SQL Server Express: Security and Stability

SQL Server Express: Security and Stability

I recently presented research information at one of SQL Server Magazine's "Managing Your Cross-Platform Data" roadshows and got the chance to hear from several Oracle DBAs about their perceptions of SQL Server 2005 and SQL Server 2005 Express. I know that Oracle DBAs view Oracle as a superior product, so I wasn't surprised that these DBAs had a low opinion of SQL Server. After all, if you pay as much for a product as their companies did, it's only natural that you'd rally behind that product. However, what did surprise me was the common set of reasons behind their opinions: stability and security. Their perception is that SQL Server and SQL Server Express aren't stable databases--and thus not ready for enterprise work--primarily because they run on the Windows OS. They also said they believe that SQL Server 2005 and SQL Server 2005 Express aren't secure because these products have been hit with viruses such as the now infamous SQL Slammer worm that hit SQL Server and Microsoft SQL Server Desktop Engine (MSDE) databases in early 2003. In my opinion, these thoughts are misconceptions based on ancient history and aren't relevant to the current SQL Server 2005 and SQL Server Express products.

Older versions of Windows 9x were plagued by stability problems, but that isn't the case with Windows XP and Windows Server 2003 OSs. Historically, desktop systems have had more problems than servers because of the varied software they run, the multiple device drivers they must support, and user error. But like everything else, even desktop systems have improved over the years. And the same problems affect other desktop databases--such as Oracle Express, DB2 Express, and even MySQL--just as much as they affect SQL Server Express.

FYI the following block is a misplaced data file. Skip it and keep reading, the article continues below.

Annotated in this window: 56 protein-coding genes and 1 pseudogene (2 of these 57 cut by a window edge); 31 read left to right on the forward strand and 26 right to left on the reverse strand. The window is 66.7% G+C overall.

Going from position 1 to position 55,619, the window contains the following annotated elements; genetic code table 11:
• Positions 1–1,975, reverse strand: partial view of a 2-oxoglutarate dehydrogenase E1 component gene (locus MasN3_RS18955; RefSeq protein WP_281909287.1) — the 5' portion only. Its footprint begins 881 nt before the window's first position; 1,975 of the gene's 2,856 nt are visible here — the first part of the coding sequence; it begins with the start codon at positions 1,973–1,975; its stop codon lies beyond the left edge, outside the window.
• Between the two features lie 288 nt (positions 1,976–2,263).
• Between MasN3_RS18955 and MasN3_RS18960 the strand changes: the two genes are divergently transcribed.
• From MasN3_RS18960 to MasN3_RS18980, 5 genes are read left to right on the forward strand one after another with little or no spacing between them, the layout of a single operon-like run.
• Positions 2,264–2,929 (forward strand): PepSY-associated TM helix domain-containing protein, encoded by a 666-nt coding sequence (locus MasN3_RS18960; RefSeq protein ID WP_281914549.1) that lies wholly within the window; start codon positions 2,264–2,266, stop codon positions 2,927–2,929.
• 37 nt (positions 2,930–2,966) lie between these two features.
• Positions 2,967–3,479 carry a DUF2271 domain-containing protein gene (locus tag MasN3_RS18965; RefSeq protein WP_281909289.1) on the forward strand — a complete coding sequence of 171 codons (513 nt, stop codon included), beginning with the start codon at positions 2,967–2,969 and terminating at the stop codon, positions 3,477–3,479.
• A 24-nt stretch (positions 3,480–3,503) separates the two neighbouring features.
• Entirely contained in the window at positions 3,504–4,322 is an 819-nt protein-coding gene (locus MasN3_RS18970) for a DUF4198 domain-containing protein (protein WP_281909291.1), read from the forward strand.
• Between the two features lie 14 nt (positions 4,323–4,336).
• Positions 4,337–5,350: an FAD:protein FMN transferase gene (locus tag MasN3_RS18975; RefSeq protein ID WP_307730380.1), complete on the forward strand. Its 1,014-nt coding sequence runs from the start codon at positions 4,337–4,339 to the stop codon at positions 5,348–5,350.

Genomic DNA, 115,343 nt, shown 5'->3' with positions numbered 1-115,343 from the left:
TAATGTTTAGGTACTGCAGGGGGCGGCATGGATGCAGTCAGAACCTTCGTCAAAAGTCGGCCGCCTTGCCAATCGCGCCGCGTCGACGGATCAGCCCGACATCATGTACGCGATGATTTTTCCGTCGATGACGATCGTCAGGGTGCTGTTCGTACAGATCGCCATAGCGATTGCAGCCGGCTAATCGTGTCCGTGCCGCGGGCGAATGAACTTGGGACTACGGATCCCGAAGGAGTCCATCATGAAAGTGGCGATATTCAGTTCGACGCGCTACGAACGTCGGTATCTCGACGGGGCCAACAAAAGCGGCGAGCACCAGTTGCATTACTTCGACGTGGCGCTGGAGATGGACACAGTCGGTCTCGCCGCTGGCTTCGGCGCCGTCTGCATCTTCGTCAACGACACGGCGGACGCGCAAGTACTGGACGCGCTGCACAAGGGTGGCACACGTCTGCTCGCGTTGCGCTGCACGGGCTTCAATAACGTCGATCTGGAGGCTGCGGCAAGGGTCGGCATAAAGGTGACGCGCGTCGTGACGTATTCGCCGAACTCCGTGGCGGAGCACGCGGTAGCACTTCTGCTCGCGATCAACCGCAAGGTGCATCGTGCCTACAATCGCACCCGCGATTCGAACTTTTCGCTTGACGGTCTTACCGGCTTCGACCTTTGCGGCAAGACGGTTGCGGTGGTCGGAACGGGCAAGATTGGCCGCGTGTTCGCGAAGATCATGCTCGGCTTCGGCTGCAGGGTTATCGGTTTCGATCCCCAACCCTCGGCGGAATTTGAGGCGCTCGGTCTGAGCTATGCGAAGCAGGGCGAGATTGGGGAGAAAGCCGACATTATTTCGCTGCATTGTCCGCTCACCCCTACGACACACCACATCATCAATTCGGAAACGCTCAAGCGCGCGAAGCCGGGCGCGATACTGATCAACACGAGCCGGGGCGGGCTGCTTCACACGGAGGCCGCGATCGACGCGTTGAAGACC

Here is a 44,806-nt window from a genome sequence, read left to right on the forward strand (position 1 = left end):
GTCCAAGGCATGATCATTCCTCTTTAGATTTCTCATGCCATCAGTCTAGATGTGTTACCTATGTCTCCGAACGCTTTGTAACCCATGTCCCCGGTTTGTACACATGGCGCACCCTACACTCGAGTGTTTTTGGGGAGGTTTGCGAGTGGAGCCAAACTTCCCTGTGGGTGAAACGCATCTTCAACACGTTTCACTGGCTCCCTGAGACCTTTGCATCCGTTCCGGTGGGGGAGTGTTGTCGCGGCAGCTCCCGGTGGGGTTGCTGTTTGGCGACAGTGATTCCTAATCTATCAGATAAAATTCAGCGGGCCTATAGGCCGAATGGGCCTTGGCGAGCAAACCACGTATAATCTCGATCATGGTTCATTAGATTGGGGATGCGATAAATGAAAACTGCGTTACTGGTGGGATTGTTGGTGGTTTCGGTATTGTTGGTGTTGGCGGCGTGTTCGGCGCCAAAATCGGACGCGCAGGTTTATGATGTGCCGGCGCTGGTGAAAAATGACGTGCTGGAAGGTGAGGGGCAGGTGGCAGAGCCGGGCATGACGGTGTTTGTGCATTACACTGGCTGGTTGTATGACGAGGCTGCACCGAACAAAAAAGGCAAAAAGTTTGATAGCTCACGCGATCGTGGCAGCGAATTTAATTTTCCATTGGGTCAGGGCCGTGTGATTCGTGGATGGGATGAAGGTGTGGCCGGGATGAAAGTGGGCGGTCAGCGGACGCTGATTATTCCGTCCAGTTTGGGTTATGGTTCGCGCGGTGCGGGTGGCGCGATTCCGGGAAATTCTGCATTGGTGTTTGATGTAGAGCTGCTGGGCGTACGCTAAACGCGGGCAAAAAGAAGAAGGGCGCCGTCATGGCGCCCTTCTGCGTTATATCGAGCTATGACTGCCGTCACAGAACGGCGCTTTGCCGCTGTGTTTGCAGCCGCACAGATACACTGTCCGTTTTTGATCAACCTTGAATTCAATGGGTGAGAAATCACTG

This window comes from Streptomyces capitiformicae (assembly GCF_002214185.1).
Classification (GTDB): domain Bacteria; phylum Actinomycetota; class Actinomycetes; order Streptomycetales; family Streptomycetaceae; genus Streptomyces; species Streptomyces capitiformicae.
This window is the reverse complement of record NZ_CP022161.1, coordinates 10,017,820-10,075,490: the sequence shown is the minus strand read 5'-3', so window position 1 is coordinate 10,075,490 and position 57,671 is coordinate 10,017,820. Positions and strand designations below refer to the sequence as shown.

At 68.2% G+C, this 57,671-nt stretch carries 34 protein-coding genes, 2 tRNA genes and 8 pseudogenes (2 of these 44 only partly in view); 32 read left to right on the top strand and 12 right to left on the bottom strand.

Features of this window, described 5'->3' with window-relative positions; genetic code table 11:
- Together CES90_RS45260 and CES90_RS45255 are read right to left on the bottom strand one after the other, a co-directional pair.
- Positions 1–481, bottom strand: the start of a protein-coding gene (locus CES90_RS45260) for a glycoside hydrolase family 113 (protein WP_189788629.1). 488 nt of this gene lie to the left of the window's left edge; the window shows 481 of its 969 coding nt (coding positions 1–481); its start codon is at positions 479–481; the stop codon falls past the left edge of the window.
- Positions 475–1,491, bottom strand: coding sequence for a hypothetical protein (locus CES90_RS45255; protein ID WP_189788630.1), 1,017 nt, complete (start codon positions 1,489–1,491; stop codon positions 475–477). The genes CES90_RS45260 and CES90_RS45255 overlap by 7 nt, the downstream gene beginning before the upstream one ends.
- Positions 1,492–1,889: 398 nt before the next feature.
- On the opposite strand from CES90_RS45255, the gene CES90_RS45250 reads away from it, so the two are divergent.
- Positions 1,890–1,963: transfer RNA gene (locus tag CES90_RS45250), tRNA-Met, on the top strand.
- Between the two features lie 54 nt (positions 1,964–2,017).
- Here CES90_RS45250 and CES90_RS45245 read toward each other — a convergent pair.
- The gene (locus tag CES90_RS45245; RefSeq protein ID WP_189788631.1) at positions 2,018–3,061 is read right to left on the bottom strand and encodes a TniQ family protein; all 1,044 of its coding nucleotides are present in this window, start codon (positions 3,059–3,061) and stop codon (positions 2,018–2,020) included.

Clearly, SQL Slammer significantly harmed the reputation of SQL Server products, so much so that it might take Microsoft a decade to live it down. Never mind that Microsoft had a patch available for SQL Slammer months before the exploit or that organizations that had correctly configured their firewalls and shut down all the unnecessary access to port 1433 weren't affected by SQL Slammer. Perhaps one of the unexpected outcomes of the exploit was to point out how widespread the adoption of MSDE had become because it was primarily those unknown and unpatched MSDE installations that facilitated the rapid spread of the exploit.

Today, SQL Server Express takes a totally different approach to security than MSDE did. First, because of Microsoft's Security Initiative, the SQL Server Express code has been through a more thorough review than SQL Server 2000 and MSDE, and fixes for the older security exploits have been incorporated into SQL Server Express. Next, the original versions of MSDE shipped with all network access enabled after installation. SQL Server 2005 Express takes the opposite tack and by default, all network access is completely shut down, which completely eliminates the possibility of anything like the SQL Slammer exploit. If you want network access to a SQL Server Express database, you need to enable it by using the SQL Server Surface Area Configuration Tool. Nowadays, stability and security are a given with SQL Server 2005 and SQL Server Express.

Although security was certainly a topic that came up in my roadshow sessions, the real focus of the ongoing SQL Server-Oracle road shows is database integration. If you're interested in Windows and Linux integration or you want to learn more about virtualization, you should check out the upcoming TechX World road shows at
&nbsp &nbsp &nbsp http://www.techxworld.com/registration/index.cfm?fuseaction=dynamic&v=0&p=5061&code=/?code=rdshw

I'll be one of the guest speakers, and I'll be talking about virtualization technologies.


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